Phonehenge West Builder Convicted of Code Violations

The builder faces seven years in prison if he's convicted on all charges

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    NEWSLETTERS

    The man behind Phonehenge West -- a hodge-podge of a mish-mash of a structure in the Mojave Desert community of Acton -- was convicted Tuesday of nine misdemeanor counts for maintaining illegal properties.

    Jurors returned the partial verdict Tuesday against Alan Kimble Fahey. Jurors will return Wednesday to consider additional charges.

    County Wants to Take Down Phonehenge West

    [LA] County Wants to Take Down Phonehenge West
    Alan Kimble Fahey says it was fun to build and if he has to take it down, that will be fun, too. (Published Wednesday, Jun 8, 2011)

    The 59-year-old Acton man spent 30 years building Phonehenge West. He said the ruling didn't come as a surprise.

    "I'm not stunned,'' he said. "I didn't get to have one witness. I couldn't show one exhibit. I wasn't allowed to have the jury come to my property."

    Fahey, a retired phone technician, faces seven years in prison if convicted on all charges. A judge will decide whether to impose the prison sentence.

    Fahey said he plans to appeal.

    The 1.7-acre property consists of a 70-foot tall tower and buildings made out of utility poles and steel beams. Some are linked by ramps and bridges that leads to patios.

    Authorities call it a safety hazard that should be torn down. In an interview with NBC LA earlier this month, Fahey called it, "A museum, a library and a fun place to hang out."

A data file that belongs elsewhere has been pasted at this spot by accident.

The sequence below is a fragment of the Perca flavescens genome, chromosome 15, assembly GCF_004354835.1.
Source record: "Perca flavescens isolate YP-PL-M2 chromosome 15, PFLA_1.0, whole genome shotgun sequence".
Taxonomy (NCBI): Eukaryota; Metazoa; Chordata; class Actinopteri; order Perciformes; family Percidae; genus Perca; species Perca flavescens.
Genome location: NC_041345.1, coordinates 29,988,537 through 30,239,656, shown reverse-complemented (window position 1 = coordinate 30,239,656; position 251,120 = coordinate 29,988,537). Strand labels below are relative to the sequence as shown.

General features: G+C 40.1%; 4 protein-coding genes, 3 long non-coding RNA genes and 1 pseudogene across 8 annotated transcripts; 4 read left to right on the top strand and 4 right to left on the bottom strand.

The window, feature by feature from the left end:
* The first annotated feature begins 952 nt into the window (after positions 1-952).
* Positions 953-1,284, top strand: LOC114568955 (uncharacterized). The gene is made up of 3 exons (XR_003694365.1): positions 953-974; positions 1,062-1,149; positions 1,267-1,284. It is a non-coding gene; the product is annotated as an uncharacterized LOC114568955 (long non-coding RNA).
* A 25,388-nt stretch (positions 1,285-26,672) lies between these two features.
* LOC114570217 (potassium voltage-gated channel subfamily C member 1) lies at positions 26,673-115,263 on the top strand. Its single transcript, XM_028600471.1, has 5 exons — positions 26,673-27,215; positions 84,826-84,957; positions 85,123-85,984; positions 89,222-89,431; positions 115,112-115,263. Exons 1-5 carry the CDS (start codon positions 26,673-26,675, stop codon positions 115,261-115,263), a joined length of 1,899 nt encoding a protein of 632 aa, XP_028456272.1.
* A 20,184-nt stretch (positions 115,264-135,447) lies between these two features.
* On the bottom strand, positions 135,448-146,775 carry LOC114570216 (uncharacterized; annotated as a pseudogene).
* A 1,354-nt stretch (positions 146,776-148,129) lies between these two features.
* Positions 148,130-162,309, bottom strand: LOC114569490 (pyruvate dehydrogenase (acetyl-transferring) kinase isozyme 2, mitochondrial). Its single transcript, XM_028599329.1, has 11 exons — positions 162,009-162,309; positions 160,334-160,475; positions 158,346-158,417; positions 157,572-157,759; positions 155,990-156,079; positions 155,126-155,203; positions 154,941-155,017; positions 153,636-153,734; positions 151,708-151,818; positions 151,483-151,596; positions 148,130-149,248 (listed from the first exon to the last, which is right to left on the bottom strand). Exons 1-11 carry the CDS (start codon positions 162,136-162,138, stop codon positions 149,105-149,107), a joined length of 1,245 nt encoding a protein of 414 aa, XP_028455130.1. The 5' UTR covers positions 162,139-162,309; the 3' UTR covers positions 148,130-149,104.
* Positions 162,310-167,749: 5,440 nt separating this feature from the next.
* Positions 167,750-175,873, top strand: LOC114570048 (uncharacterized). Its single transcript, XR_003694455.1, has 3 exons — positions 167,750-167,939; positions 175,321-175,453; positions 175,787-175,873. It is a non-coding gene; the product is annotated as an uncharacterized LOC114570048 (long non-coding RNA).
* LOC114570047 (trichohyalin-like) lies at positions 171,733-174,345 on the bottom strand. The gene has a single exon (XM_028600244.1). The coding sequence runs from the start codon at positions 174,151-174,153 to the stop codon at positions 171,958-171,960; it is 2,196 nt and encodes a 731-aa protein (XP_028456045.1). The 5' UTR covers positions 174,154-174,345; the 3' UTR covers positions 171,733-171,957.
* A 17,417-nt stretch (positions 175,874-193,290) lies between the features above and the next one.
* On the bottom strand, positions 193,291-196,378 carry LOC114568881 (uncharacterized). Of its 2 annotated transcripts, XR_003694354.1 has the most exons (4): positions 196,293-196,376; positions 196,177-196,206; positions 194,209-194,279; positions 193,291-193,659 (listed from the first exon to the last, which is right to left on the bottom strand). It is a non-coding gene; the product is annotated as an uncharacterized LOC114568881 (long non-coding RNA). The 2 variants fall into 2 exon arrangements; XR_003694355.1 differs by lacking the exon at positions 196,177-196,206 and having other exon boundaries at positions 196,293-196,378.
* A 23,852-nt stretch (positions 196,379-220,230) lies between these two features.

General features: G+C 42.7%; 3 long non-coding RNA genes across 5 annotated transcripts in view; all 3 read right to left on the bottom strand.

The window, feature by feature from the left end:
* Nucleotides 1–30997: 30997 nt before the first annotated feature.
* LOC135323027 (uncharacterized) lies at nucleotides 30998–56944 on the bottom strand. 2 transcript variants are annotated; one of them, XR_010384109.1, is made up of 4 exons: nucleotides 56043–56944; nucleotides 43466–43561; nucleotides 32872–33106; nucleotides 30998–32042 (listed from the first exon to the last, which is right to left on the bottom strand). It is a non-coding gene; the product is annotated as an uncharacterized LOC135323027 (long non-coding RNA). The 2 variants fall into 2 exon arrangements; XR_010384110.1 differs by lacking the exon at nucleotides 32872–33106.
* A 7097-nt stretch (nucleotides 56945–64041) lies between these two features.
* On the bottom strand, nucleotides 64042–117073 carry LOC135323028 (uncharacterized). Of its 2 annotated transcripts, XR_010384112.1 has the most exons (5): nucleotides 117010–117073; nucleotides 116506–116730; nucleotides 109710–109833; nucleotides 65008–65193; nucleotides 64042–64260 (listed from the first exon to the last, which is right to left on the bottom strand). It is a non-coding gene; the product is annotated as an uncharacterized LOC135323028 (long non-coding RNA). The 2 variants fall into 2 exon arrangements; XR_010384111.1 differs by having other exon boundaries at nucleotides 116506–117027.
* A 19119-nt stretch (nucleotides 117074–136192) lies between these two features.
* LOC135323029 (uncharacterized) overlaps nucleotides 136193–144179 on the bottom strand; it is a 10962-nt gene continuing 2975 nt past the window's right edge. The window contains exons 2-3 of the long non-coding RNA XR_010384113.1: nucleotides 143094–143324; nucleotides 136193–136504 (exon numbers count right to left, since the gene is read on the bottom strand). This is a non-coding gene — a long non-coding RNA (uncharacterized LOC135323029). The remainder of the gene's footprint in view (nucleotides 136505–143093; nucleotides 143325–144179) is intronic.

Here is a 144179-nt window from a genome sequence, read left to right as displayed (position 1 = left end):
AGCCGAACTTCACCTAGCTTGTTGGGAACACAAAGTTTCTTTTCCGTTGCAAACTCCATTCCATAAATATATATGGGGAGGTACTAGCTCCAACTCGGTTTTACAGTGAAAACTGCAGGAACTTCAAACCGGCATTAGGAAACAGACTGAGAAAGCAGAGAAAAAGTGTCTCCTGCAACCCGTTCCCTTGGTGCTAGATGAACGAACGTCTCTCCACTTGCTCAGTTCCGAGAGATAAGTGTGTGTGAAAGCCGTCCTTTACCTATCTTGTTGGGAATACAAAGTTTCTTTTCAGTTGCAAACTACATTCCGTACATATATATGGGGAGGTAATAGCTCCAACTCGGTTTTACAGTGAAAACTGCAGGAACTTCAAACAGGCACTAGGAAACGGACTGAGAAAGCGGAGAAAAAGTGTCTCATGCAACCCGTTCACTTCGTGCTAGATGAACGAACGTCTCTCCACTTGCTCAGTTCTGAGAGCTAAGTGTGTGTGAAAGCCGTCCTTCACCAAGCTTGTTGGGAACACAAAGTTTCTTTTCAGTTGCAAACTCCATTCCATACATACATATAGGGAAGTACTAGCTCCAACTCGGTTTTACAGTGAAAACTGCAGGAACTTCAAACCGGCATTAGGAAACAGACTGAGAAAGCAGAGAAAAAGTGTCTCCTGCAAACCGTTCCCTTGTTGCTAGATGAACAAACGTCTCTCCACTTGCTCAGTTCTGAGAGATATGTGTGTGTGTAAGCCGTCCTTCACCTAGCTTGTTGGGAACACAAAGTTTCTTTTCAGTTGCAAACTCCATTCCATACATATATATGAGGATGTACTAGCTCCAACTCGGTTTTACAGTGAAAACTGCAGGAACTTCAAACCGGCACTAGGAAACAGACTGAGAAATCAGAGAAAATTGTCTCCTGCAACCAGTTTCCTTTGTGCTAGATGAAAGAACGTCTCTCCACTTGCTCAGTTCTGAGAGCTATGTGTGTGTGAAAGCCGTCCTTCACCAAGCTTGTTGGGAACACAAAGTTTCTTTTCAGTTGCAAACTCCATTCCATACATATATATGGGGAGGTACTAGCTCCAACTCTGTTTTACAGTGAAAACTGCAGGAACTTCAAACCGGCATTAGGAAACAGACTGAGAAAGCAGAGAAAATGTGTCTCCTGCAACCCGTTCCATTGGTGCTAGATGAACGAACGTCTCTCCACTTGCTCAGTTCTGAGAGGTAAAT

"I am so ticked at these guys," Fahey said of county officials. "They'll never beat me -- ever. They could take this down the bare ground, pack everything into a missile and fire it into the sun. They can't take away 30 years of what a blast we've had here doing whatever we wanted."

    Fahey said if he's ordered to take down the structures, he will have just as much fun doing that as he did building Phonehenge West.

    During trial testimony, which lasted a week, authorities said they visited his property several times between 1986 and 1995 and again in 2006 and 2007. They said they issued citations and stop-work orders but that he ignored them.

    Fahey said he initially tried to work with building inspectors but that they repeatedly demanded changes, lost his plans at one point and quit contacting him for several years while he continued to build.

    Related: Facebook: Save Phonehenge West